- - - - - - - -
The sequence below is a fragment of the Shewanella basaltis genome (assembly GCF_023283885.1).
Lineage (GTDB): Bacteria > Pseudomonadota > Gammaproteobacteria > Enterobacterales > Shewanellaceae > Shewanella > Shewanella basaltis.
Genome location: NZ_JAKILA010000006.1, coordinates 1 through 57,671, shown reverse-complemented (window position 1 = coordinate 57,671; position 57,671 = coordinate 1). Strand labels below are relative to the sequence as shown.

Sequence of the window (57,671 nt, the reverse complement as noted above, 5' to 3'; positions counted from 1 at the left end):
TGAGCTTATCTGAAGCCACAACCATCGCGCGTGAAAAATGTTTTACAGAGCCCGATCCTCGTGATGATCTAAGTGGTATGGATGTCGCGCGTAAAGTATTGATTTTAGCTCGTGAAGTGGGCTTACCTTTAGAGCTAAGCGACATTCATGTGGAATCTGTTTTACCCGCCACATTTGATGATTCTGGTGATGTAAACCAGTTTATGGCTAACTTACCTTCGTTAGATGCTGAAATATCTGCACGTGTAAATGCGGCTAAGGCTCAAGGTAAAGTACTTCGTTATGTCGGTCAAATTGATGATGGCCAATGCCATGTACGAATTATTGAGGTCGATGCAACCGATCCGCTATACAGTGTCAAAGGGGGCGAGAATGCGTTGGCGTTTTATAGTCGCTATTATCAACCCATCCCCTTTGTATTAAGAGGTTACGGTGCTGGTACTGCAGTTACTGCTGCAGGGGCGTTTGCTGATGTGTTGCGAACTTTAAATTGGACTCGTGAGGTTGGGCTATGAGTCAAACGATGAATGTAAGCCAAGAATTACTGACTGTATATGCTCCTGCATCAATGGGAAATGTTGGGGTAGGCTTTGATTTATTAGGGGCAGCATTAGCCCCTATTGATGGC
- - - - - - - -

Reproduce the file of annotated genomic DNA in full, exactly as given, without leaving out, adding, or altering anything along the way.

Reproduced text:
The sequence below is a fragment of the Shewanella basaltis genome (assembly GCF_023283885.1).
Lineage (GTDB): Bacteria > Pseudomonadota > Gammaproteobacteria > Enterobacterales > Shewanellaceae > Shewanella > Shewanella basaltis.
Genome location: NZ_JAKILA010000006.1, coordinates 1 through 57,671, shown reverse-complemented (window position 1 = coordinate 57,671; position 57,671 = coordinate 1). Strand labels below are relative to the sequence as shown.

Sequence of the window (57,671 nt, the reverse complement as noted above, 5' to 3'; positions counted from 1 at the left end):
TGAGCTTATCTGAAGCCACAACCATCGCGCGTGAAAAATGTTTTACAGAGCCCGATCCTCGTGATGATCTAAGTGGTATGGATGTCGCGCGTAAAGTATTGATTTTAGCTCGTGAAGTGGGCTTACCTTTAGAGCTAAGCGACATTCATGTGGAATCTGTTTTACCCGCCACATTTGATGATTCTGGTGATGTAAACCAGTTTATGGCTAACTTACCTTCGTTAGATGCTGAAATATCTGCACGTGTAAATGCGGCTAAGGCTCAAGGTAAAGTACTTCGTTATGTCGGTCAAATTGATGATGGCCAATGCCATGTACGAATTATTGAGGTCGATGCAACCGATCCGCTATACAGTGTCAAAGGGGGCGAGAATGCGTTGGCGTTTTATAGTCGCTATTATCAACCCATCCCCTTTGTATTAAGAGGTTACGGTGCTGGTACTGCAGTTACTGCTGCAGGGGCGTTTGCTGATGTGTTGCGAACTTTAAATTGGACTCGTGAGGTTGGGCTATGAGTCAAACGATGAATGTAAGCCAAGAATTACTGACTGTATATGCTCCTGCATCAATGGGAAATGTTGGGGTAGGCTTTGATTTATTAGGGGCAGCATTAGCCCCTATTGATGGC